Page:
So what is the emotional check-in and how does it work? Well, it does not work if you go into the meeting not ready to share but ready to fight. For example this is not a time for my husband to say, “Kayte and Shara, you guys need to stop interrupting me when I’m working. What I’m doing is actually important and every time you knock on my door and ask me to take out the trash, or watch Fox, or help you with something on your computer I have to start all over. I feel like I have to do everything around here.” Let me just say that my husband is the sweetest guy I know and he would never dream of talking to me this way. He is also one of the smartest guys I know, so he would also not talk to anyone this way because he knows this is not an effective way to communicate what he needs. However, if during the emotional check-in he said something like, “Guys, I’m really stressed out at work. I also feel kinda torn right now, because there are things around the house that I need to help with but I can’t because of what I need to do at work. It’s frustrating because I feel like I’m going to disappoint you guys or let down my coworkers.” These two statements basically boil down to, “I’m overwhelmed, can you help?” but because one is said with openness, vulnerability, and the belief that he will be supported they sound so different. The check-in is also a great time for parents to say things like “we’ve noticed that you and your siblings are fighting a lot, what’s the deal?” or “thank you guys for all your help around the house this week!” or even “your cousins are coming to visit. Are you guys excited?” You get the idea. This is not a time for someone to ask you “how are you doing?” and for you to say, “fine” and then move on. This is a time for the family to come together, get on the same page, and support one another. We don’t put a time limit on this part of the meeting, we never feel rushed, and we ALL share SOMETHING.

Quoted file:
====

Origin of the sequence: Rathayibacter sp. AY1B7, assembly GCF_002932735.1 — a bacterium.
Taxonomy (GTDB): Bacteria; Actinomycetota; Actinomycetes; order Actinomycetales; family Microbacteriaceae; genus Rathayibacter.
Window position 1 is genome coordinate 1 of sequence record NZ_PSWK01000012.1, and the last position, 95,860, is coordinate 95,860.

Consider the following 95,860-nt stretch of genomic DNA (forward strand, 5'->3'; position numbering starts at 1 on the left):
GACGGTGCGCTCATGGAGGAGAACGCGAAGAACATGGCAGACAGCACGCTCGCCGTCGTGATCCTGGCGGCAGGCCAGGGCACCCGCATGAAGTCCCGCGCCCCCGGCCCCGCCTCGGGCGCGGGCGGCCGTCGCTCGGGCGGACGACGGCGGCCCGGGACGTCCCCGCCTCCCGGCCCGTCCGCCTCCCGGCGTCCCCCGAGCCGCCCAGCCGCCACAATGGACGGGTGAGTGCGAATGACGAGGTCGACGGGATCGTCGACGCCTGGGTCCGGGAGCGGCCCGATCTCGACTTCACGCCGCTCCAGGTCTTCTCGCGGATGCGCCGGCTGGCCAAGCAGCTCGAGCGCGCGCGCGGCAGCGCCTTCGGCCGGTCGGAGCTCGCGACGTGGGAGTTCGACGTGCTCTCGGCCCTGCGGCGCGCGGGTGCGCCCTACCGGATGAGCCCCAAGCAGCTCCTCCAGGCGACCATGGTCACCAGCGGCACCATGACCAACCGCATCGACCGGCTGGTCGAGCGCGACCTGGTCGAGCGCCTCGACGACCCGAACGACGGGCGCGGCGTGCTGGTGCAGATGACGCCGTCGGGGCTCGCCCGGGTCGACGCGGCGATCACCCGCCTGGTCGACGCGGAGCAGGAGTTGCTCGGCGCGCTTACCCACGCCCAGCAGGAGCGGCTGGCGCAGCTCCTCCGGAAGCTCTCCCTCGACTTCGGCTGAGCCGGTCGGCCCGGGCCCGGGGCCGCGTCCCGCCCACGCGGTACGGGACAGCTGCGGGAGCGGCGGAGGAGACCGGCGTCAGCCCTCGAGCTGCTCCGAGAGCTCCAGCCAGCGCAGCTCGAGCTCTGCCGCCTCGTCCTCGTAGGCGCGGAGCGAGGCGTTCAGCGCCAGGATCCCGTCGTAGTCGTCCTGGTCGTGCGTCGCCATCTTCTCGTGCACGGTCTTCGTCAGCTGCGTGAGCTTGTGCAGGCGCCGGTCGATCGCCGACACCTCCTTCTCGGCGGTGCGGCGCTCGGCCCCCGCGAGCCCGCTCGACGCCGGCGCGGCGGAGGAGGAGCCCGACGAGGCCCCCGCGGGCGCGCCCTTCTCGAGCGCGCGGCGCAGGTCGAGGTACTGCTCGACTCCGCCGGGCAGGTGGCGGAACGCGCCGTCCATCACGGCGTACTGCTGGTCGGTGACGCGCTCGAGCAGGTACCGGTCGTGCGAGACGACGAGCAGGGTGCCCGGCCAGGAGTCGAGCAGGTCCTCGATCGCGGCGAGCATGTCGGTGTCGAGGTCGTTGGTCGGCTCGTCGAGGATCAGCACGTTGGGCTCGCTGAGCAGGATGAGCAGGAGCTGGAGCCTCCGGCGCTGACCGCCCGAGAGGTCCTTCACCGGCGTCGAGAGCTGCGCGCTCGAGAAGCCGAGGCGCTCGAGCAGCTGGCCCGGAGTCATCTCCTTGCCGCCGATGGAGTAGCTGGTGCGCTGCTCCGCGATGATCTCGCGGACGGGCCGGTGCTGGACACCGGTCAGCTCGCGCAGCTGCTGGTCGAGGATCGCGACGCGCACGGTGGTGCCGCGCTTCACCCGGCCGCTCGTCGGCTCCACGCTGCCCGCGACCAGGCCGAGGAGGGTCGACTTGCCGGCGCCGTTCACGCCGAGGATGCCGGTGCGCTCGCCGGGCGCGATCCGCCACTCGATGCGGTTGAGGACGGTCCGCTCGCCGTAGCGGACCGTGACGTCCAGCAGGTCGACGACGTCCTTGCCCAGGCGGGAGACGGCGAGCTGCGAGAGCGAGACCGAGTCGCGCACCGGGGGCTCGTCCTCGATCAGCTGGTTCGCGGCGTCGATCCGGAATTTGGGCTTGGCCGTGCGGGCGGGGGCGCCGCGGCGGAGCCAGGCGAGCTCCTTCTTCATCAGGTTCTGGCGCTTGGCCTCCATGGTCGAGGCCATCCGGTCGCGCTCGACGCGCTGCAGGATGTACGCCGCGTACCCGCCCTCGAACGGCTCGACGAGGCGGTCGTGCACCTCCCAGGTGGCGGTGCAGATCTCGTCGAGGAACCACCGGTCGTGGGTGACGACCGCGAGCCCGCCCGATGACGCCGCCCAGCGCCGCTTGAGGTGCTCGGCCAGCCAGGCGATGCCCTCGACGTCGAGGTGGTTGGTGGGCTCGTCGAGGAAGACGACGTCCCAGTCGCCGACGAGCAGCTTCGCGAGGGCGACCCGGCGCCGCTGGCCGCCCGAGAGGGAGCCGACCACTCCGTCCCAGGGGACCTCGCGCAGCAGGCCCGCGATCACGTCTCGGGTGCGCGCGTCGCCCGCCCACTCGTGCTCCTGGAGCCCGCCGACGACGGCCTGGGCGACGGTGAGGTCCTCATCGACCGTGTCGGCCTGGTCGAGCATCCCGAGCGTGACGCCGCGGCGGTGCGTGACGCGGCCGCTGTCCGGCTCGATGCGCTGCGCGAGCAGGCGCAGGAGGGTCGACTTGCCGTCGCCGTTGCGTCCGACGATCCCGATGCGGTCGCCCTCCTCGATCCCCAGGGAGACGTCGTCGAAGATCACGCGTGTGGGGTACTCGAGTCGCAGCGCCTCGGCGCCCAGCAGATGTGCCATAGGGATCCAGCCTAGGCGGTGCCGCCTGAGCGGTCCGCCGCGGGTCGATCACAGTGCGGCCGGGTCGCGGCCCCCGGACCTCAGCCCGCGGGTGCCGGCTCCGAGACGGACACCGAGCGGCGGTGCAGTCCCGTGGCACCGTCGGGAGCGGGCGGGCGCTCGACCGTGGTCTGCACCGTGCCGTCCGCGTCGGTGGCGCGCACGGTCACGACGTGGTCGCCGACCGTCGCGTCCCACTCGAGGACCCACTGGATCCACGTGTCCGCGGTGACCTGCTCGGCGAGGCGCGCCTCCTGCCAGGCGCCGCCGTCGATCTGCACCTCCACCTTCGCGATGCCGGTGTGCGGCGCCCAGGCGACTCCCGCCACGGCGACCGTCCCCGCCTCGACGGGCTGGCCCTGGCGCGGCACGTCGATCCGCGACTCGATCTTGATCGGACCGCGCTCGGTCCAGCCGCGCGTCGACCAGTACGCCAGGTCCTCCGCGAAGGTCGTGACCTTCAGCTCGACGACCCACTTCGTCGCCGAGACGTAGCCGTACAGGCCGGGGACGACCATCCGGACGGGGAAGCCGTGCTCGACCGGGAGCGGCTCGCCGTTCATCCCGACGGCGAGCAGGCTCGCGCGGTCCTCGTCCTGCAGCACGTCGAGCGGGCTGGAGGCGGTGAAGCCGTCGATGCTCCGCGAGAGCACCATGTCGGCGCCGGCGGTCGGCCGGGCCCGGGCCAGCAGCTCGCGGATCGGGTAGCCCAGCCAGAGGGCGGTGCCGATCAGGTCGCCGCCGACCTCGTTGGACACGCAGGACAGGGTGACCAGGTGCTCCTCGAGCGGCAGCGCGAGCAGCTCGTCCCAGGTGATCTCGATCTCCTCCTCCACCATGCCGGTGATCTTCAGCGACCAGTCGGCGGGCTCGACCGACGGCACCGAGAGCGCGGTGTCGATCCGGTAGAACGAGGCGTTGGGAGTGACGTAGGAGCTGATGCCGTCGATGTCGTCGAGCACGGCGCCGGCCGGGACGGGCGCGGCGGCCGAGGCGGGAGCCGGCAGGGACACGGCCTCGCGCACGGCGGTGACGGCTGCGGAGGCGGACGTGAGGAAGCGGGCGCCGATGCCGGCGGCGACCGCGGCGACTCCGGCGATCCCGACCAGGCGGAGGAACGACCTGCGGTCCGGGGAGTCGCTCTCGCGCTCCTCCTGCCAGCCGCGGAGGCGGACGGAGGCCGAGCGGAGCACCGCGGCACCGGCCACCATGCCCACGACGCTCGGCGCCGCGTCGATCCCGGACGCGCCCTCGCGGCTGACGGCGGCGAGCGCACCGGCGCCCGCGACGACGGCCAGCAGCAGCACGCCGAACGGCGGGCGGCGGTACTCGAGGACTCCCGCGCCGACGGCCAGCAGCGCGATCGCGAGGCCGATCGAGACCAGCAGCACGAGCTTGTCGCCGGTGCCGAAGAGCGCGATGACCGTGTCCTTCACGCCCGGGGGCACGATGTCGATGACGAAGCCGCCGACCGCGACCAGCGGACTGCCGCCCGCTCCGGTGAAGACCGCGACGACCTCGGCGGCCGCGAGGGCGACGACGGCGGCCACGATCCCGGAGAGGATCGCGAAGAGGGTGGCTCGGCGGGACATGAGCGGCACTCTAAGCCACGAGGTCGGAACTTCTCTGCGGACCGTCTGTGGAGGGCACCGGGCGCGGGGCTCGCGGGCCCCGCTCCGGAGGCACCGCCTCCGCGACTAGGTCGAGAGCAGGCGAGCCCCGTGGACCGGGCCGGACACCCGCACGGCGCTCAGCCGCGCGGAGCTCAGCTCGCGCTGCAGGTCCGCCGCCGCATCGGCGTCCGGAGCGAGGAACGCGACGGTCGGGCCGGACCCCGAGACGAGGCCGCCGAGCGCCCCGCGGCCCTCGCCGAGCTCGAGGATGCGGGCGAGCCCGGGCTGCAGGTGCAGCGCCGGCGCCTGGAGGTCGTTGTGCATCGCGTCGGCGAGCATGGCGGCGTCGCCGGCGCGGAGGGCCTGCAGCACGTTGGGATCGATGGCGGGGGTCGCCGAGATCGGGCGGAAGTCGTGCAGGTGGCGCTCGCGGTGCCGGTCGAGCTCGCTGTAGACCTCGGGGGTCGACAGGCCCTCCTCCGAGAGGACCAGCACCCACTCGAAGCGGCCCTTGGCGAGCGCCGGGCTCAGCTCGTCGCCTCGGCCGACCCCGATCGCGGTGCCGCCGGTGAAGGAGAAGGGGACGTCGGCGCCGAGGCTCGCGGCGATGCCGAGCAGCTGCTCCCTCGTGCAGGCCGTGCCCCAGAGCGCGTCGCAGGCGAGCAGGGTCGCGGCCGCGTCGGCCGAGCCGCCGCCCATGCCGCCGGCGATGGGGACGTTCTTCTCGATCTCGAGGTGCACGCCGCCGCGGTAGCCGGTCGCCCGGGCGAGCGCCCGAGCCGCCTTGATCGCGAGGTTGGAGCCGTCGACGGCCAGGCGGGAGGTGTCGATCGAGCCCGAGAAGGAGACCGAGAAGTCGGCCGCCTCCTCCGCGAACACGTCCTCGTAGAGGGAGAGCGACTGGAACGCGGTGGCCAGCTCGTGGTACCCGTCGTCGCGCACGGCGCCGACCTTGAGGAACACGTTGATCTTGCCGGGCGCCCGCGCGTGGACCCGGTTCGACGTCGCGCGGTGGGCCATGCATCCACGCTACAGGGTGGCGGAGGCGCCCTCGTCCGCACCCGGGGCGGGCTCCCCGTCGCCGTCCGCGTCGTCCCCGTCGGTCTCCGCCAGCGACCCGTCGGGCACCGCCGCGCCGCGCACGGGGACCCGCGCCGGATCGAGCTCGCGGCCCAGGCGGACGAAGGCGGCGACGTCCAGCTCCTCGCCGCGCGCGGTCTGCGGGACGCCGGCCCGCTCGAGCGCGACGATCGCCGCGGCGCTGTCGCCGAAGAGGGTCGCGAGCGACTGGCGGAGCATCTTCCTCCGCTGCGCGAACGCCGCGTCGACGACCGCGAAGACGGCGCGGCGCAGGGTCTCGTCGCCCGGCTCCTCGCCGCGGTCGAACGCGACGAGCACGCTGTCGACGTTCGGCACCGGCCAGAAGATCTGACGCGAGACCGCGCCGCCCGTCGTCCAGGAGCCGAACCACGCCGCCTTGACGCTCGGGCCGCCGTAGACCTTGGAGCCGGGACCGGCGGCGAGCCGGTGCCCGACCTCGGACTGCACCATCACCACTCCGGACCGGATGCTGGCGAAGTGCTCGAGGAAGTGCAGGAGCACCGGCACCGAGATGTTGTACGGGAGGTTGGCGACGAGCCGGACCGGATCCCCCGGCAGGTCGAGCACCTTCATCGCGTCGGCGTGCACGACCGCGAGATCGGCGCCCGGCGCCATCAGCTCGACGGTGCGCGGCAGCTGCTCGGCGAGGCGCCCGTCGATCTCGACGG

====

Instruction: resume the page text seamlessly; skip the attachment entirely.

The second and third parts of our family meeting are pretty self explanatory. Goals is where we set goals and talk about what we were working on from last week, and schedules is where we go over our schedules for the week and figure out things like when my husband and I can go on a date or when would be the best time for me to go to the gym. Both of these are pretty straight forward, still I have a few things to say about both of them. First off, we all set 4 weekly goals for ourselves: a spiritual goal, a family goal, a personal goal, and a work goal. Now 4 goals might sound like a lot to some people but believe it or not we are limiting ourselves to only 4. If we didn’t put a limit on these my mom could easily walk away from this meeting setting 15 goals for herself and by the end of 4 weeks she would be overwhelmed and not wanting to participate. I’m going to tell you what I keep having to tell her, these are goals not a to-do list. Goals are something that you need to work towards, a to-do list is a list of things you need to get done. If you choose to work this part into your family meetings feel free to limit yourself to 1 or 3 or however many you like, but my suggestion is to put some sort of cap on the amount of goals and keep in mind that these are goals not a to-do list.